Too Little too Late


Too Little too Late 2

Too little too late

The circumstances described in the last edition of the Willamette Week “Who Prospers” is emblematic of long-standing piecemeal, meager expressions of economic consciousness by City of Portland officials. They just don’t get it but they try to make the masses believe otherwise. While in recent years the rhetoric has changed to imply a concern and empathy, really nothing much has changed. Window dressing is prominent as usual in the form of black faces on the Prosper Portland board of commissioners and they have taken the deployment of frivolous community committees to an art form. But in the final analysis, they are not willing to do whatever it takes to ensure black people can recover from the economic devastation the system has imposed for decades.

Maybe its time to take a new approach. They can start by cleaning house at Prosper Portland from the Director on down. I don’t dislike these people but they carry a minimalist mentality that is a carryover from the previous administrations. They frame everything as if racism has only limited black progress when in fact it has almost eliminated black economic capacity entirely. They have no sense of urgency or what it would take to make black people whole, but more importantly, even if they did, they don’t dare demand change from the inside less they lose their jobs. City officials need to defund of all of their little gimmick programs designed to give the appearance of progress and start all over, similar to what the protesters are demanding with regards to the police. Then they need to bring in somebody who has achieved success in black communities who has substantially moved the needle not tethered to the usual group of financial gatekeepers.

I don’t know what the full extent of brother Crowell’s issue is but I  want to tell him he needs to get in the line with his complaint because there is a long list of black folks who have been wounded by PDC’s impotence to change economic condition for black people.

Too Little too Late 3

The Sistah Got Game.

The Sistah Got Game. 5

The Sistah got game.

I never believed in that Office of Equity and Inclusion crap because I believe it to be just another mechanism to keep the natives from being restless, an appeasement vehicle if you will, which let all the white people off the hook. But if they let this woman (Dr. Markisha Smith) do her job it sounds like she has the right idea. She has no real power to effect change but if the community gets behind her, we can force the politicians to convert meaningless rhetoric into restorative actions for the black community. I hope she does not isolate herself or allow them to isolate her from the real black community and fall into the hands of the traditional black gatekeepers. And bring those young black leaders who are now in the streets into the house to help formulate meaningful solutions.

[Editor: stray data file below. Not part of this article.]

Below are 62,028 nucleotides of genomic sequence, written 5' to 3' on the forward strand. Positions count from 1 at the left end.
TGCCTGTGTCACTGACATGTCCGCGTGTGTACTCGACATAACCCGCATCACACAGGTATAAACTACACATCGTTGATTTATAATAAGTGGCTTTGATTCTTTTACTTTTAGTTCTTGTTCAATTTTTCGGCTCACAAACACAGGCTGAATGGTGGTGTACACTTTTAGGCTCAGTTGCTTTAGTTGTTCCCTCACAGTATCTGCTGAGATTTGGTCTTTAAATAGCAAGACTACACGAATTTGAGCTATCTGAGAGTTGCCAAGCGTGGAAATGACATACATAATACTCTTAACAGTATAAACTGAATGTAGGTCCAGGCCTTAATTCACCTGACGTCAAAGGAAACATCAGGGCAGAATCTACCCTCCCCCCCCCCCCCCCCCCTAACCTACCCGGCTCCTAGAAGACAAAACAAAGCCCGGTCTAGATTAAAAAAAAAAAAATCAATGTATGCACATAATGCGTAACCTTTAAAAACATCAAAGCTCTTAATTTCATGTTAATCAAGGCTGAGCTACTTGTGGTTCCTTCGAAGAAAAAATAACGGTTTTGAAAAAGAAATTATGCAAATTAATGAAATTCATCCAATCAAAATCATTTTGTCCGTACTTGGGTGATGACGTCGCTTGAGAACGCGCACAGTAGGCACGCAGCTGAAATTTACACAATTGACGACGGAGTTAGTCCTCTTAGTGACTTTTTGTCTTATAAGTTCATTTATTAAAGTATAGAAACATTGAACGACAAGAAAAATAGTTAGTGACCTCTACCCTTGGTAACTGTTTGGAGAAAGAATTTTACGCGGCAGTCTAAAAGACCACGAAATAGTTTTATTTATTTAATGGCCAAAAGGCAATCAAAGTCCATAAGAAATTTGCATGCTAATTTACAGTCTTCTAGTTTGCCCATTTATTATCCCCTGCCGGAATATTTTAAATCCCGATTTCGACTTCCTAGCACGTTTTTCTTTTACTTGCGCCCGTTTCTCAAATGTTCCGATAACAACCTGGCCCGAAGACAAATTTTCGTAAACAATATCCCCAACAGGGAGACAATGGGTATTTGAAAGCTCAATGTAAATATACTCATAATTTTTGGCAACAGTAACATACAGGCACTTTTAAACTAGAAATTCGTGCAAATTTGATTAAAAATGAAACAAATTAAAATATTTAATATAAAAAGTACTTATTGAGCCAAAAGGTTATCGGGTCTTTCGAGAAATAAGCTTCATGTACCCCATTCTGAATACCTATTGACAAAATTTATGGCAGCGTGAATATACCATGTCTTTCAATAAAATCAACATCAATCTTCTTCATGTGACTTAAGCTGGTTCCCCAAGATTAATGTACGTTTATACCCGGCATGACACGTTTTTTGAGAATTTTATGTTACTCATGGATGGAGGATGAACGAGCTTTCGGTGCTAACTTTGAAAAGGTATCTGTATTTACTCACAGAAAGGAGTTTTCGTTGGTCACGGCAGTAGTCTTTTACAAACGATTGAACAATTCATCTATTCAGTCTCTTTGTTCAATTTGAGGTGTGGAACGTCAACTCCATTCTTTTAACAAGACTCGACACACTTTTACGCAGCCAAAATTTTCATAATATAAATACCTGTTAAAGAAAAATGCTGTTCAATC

Weak Mayor brings Calamity to the Black Community

Weak Mayor brings Calamity to the Black Community 7Weak Mayor brings Calamity to the Black Community 8

Weak Mayor brings Calamity to the Black Community

This action has clinched my decision not to vote for Ted Wheeler. “He can be bullied” and with his weak ass, he let Chief Resch be the sacrificial lamb for the stupid mistakes made by the police. He is the police commissioner and the buck stops with him. It is downright pitiful to watch him capitulate to JoAnn who is lending him her backbone.

With regards to the new Chief Lovell, who I don’t know, but I know he is being set up. Does anybody believe that he will not be undermined by all those senior officers he passed over to get the job? Resch just like Outlaw was not supported by this weak ass Mayor and no one can be successful in this job just because he is a nice guy. And God bless Herndon and Hopson but this is one time I wish they would stay in their lanes and do social work. It is mind-blowing to me that Larry Anderson, Kevin Modica, Vince Elmore, Harry Jackson, Derrick Foxworth were not at the podium talking about the intersection between police and the black community. And where are the young black leaders who forced everybody’s hand?

Riots are not a new Thing

Riots are not a new thing

In 1972 my brother and I returned from Vietnam knowing that we Riots are not a new Thing 10had been serving in a largely racist military. We also knew what Muhammad Ali said was true: “No Viet Cong ever called me nigger.” In the military with your life on the line for your country, you got tired of being abused, mistreated, and discriminated against because of your race. So rioting seemed like a reasonable option even in the military. It seems more than ironic that Trump wants to use the military to quell today’s civilian riots.

Race riot at sea — 1972 Kitty Hawk incident fueled fleet-wide unrest

Riots are not a new Thing 11

Riots are not a new Thing 12